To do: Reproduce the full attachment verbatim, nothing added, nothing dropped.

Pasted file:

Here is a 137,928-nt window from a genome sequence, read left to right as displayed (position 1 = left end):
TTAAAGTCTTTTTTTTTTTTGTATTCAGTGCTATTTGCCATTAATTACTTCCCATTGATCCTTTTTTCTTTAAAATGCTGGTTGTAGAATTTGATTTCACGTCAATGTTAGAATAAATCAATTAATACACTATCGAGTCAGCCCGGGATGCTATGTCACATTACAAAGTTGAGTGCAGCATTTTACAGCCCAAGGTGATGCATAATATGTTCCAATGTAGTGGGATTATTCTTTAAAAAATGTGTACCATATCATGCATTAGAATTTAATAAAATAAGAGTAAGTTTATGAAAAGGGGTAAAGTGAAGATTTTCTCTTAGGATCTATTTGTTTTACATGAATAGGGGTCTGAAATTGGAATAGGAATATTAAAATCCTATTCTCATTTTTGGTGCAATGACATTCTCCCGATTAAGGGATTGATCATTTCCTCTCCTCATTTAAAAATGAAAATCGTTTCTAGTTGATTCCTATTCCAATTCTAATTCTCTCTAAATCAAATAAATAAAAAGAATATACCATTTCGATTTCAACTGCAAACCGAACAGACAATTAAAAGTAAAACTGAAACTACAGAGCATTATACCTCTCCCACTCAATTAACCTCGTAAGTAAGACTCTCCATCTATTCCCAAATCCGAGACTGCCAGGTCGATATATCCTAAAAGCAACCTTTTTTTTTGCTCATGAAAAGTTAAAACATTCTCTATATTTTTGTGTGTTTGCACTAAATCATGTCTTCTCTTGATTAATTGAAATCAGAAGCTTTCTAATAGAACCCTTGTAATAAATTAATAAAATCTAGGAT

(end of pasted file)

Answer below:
Here is a 137,928-nt window from a genome sequence, read left to right as displayed (position 1 = left end):
TTAAAGTCTTTTTTTTTTTTGTATTCAGTGCTATTTGCCATTAATTACTTCCCATTGATCCTTTTTTCTTTAAAATGCTGGTTGTAGAATTTGATTTCACGTCAATGTTAGAATAAATCAATTAATACACTATCGAGTCAGCCCGGGATGCTATGTCACATTACAAAGTTGAGTGCAGCATTTTACAGCCCAAGGTGATGCATAATATGTTCCAATGTAGTGGGATTATTCTTTAAAAAATGTGTACCATATCATGCATTAGAATTTAATAAAATAAGAGTAAGTTTATGAAAAGGGGTAAAGTGAAGATTTTCTCTTAGGATCTATTTGTTTTACATGAATAGGGGTCTGAAATTGGAATAGGAATATTAAAATCCTATTCTCATTTTTGGTGCAATGACATTCTCCCGATTAAGGGATTGATCATTTCCTCTCCTCATTTAAAAATGAAAATCGTTTCTAGTTGATTCCTATTCCAATTCTAATTCTCTCTAAATCAAATAAATAAAAAGAATATACCATTTCGATTTCAACTGCAAACCGAACAGACAATTAAAAGTAAAACTGAAACTACAGAGCATTATACCTCTCCCACTCAATTAACCTCGTAAGTAAGACTCTCCATCTATTCCCAAATCCGAGACTGCCAGGTCGATATATCCTAAAAGCAACCTTTTTTTTTGCTCATGAAAAGTTAAAACATTCTCTATATTTTTGTGTGTTTGCACTAAATCATGTCTTCTCTTGATTAATTGAAATCAGAAGCTTTCTAATAGAACCCTTGTAATAAATTAATAAAATCTAGGAT